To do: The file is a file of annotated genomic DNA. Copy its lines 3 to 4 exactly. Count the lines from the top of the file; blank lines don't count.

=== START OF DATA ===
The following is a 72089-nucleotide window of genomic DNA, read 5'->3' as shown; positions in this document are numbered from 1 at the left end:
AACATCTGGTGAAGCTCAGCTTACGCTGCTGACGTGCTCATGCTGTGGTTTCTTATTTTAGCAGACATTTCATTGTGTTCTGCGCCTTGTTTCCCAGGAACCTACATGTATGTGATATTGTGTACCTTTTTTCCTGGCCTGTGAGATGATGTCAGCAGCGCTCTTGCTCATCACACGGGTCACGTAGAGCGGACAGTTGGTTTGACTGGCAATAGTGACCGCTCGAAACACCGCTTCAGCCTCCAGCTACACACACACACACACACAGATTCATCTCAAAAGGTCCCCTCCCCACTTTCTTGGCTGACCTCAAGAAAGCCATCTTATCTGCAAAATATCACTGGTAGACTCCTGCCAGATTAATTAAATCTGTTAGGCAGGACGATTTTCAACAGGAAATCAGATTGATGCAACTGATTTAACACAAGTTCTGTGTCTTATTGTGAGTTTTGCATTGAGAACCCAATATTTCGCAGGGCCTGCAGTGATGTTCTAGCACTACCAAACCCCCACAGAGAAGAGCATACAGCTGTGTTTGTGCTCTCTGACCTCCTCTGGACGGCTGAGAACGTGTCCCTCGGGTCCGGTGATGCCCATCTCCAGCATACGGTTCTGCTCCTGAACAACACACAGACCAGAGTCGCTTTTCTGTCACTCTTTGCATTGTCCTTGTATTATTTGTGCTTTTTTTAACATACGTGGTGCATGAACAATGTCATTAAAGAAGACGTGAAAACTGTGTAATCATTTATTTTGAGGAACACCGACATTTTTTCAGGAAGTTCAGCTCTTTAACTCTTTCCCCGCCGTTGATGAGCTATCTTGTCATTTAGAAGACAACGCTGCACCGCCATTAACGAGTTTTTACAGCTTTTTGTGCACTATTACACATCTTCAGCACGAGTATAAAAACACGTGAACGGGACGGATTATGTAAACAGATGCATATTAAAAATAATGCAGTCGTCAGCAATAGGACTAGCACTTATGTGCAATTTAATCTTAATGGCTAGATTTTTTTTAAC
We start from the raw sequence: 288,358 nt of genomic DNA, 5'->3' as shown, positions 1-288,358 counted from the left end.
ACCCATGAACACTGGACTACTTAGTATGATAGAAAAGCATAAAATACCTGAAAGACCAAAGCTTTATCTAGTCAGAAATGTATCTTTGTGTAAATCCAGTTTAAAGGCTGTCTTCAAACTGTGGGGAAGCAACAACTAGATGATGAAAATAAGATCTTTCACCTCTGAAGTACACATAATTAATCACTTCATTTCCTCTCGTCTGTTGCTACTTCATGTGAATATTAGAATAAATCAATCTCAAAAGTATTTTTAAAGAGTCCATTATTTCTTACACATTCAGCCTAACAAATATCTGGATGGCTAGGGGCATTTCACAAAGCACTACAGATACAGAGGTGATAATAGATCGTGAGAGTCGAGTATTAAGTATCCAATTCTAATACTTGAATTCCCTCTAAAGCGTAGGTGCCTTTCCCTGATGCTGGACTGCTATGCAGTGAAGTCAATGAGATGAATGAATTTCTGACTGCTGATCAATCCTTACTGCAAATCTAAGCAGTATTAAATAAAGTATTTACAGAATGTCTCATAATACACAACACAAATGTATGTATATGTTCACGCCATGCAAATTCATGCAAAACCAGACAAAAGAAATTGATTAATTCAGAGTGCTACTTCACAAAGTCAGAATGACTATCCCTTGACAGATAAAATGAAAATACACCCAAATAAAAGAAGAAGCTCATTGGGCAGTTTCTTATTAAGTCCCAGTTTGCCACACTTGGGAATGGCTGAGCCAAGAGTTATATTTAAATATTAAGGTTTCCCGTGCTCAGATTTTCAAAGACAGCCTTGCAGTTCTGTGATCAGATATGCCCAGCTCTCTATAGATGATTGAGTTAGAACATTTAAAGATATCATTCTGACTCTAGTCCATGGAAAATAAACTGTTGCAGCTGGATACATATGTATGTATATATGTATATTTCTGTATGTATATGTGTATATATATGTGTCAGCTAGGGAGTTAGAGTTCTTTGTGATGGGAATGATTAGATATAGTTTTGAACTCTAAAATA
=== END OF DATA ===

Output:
We start from the raw sequence: 288,358 nt of genomic DNA, 5'->3' as shown, positions 1-288,358 counted from the left end.
ACCCATGAACACTGGACTACTTAGTATGATAGAAAAGCATAAAATACCTGAAAGACCAAAGCTTTATCTAGTCAGAAATGTATCTTTGTGTAAATCCAGTTTAAAGGCTGTCTTCAAACTGTGGGGAAGCAACAACTAGATGATGAAAATAAGATCTTTCACCTCTGAAGTACACATAATTAATCACTTCATTTCCTCTCGTCTGTTGCTACTTCATGTGAATATTAGAATAAATCAATCTCAAAAGTATTTTTAAAGAGTCCATTATTTCTTACACATTCAGCCTAACAAATATCTGGATGGCTAGGGGCATTTCACAAAGCACTACAGATACAGAGGTGATAATAGATCGTGAGAGTCGAGTATTAAGTATCCAATTCTAATACTTGAATTCCCTCTAAAGCGTAGGTGCCTTTCCCTGATGCTGGACTGCTATGCAGTGAAGTCAATGAGATGAATGAATTTCTGACTGCTGATCAATCCTTACTGCAAATCTAAGCAGTATTAAATAAAGTATTTACAGAATGTCTCATAATACACAACACAAATGTATGTATATGTTCACGCCATGCAAATTCATGCAAAACCAGACAAAAGAAATTGATTAATTCAGAGTGCTACTTCACAAAGTCAGAATGACTATCCCTTGACAGATAAAATGAAAATACACCCAAATAAAAGAAGAAGCTCATTGGGCAGTTTCTTATTAAGTCCCAGTTTGCCACACTTGGGAATGGCTGAGCCAAGAGTTATATTTAAATATTAAGGTTTCCCGTGCTCAGATTTTCAAAGACAGCCTTGCAGTTCTGTGATCAGATATGCCCAGCTCTCTATAGATGATTGAGTTAGAACATTTAAAGATATCATTCTGACTCTAGTCCATGGAAAATAAACTGTTGCAGCTGGATACATATGTATGTATATATGTATATTTCTGTATGTATATGTGTATATATATGTGTCAGCTAGGGAGTTAGAGTTCTTTGTGATGGGAATGATTAGATATAGTTTTGAACTCTAAAATA